Deciding How the Data Should Be Mapped

Turning raw data into clear, effective, and accurate maps requires careful attention to detail and strategic decisions about the map design and format. This page provides an overview of the key decisions involved in this process.
Click on the links below for additional technical resources.
  • What geographic boundaries should be used for defining the extent of the map?
  • What geographic unit should be used to display the data (e.g., block group, census tract, zip code)?
  • What mapping format should be used (e.g., heatmaps, shapes, points)?
  • What labels or reference layers should be included in the map (e.g., roads, rivers, boundaries, city names)?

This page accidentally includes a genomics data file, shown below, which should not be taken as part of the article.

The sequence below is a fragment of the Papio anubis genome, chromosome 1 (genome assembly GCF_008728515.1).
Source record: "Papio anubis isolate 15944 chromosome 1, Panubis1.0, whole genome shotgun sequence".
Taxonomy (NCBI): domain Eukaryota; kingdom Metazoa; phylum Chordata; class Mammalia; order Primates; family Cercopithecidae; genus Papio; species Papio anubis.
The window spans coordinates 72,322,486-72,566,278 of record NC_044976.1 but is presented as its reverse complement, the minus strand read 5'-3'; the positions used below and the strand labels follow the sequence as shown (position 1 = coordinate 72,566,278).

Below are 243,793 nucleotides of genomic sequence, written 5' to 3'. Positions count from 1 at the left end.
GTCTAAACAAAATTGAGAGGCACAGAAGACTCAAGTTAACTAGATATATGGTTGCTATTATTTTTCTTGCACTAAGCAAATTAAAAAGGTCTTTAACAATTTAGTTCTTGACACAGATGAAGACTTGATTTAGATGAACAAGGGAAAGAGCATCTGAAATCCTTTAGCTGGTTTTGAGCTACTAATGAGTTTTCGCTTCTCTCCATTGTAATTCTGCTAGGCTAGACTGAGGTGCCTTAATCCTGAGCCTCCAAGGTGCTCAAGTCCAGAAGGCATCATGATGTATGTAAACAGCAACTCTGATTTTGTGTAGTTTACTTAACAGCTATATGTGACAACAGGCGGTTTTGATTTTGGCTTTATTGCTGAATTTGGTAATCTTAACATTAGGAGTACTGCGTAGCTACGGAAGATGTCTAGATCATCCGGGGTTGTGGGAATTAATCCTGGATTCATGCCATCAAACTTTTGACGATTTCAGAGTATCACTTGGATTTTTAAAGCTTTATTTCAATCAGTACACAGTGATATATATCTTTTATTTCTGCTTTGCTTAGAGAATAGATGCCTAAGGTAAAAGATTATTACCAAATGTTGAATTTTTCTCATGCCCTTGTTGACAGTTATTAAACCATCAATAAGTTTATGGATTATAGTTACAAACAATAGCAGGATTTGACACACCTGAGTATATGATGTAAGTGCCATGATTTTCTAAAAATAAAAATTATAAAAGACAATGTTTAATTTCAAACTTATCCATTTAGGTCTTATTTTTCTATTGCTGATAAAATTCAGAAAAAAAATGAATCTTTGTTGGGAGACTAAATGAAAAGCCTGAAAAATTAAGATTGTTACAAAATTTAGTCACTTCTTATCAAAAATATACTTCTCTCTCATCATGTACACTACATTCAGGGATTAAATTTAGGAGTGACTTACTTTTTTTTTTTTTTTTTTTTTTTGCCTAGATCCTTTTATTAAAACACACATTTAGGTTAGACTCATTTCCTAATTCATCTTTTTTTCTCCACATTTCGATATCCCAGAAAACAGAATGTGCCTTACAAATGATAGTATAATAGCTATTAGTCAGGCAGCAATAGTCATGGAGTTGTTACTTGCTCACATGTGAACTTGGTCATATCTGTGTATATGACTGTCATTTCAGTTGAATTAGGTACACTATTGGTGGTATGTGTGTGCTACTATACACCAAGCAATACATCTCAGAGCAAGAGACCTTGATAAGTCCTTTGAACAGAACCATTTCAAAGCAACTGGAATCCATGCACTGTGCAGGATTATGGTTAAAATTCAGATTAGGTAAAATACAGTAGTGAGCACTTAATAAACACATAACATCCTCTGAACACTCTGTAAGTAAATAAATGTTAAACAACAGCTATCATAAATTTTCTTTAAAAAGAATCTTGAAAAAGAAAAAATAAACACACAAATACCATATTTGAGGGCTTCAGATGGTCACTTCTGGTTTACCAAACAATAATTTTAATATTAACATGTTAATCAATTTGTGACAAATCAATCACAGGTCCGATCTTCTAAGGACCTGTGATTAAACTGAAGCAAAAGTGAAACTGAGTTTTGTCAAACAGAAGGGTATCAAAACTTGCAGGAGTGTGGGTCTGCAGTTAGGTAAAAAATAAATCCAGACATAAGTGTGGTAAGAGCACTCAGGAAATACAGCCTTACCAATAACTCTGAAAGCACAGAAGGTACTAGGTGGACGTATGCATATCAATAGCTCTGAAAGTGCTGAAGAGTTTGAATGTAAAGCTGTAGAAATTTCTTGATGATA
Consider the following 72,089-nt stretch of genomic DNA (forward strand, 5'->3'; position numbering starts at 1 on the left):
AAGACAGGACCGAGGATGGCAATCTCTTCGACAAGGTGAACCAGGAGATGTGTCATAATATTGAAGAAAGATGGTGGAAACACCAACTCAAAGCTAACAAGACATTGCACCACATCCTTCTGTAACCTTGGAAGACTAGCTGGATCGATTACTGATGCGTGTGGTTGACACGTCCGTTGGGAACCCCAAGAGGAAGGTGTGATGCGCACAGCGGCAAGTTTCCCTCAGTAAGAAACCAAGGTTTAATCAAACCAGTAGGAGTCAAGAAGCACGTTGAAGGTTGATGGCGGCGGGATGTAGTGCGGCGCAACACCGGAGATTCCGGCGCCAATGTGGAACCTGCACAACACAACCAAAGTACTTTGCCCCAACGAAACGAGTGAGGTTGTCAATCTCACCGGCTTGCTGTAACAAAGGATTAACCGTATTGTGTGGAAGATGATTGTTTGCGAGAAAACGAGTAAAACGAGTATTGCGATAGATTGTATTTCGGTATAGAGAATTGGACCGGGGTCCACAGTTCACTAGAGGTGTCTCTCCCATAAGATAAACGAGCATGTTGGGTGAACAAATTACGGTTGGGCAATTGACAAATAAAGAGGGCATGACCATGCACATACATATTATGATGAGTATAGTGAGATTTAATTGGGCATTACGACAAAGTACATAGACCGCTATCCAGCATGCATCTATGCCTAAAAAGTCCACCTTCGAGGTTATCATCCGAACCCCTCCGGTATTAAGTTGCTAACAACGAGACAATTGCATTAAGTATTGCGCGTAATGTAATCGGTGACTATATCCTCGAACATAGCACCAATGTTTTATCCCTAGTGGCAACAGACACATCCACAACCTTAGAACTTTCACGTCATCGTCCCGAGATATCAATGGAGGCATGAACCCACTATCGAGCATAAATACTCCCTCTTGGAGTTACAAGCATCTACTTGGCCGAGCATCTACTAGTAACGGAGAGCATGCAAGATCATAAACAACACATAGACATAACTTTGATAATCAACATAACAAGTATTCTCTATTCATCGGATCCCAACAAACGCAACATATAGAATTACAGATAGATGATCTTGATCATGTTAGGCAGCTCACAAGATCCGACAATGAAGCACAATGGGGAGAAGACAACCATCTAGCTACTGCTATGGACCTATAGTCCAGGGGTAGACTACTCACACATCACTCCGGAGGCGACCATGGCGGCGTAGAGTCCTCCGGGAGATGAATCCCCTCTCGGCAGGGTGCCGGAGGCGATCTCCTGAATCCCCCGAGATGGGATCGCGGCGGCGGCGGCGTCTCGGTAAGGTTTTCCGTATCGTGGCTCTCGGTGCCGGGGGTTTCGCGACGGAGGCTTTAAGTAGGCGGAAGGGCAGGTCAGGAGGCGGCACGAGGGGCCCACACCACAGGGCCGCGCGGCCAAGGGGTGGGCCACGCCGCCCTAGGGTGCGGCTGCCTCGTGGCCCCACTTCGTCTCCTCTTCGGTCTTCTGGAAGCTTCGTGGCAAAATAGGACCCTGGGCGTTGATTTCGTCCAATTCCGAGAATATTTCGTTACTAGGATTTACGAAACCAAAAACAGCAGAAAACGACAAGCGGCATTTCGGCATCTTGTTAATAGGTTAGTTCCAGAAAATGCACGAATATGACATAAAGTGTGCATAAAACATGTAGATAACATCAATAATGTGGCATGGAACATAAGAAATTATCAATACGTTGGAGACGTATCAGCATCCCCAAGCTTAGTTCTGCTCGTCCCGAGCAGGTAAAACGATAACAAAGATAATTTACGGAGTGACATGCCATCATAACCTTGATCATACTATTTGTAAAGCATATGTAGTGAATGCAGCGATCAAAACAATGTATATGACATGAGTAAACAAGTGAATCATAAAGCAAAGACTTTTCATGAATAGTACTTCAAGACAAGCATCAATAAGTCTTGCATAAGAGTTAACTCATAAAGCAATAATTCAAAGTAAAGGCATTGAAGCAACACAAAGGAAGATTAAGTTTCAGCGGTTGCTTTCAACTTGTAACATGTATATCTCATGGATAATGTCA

• How should the data be categorized and classified (e.g., natural breaks, quantiles, equal intervals)?
  • What colors should be used to represent each data class?
  • What symbols should be used to represent the data?
  • Should the map include raw data values? How will they be displayed?
  • What information should the legend include to help users understand the map?
  • What adjustments should be made to ensure the map accurately reflects on-the-ground conditions? (See Challenges and Strategies for Mapping Vector Data for more information.)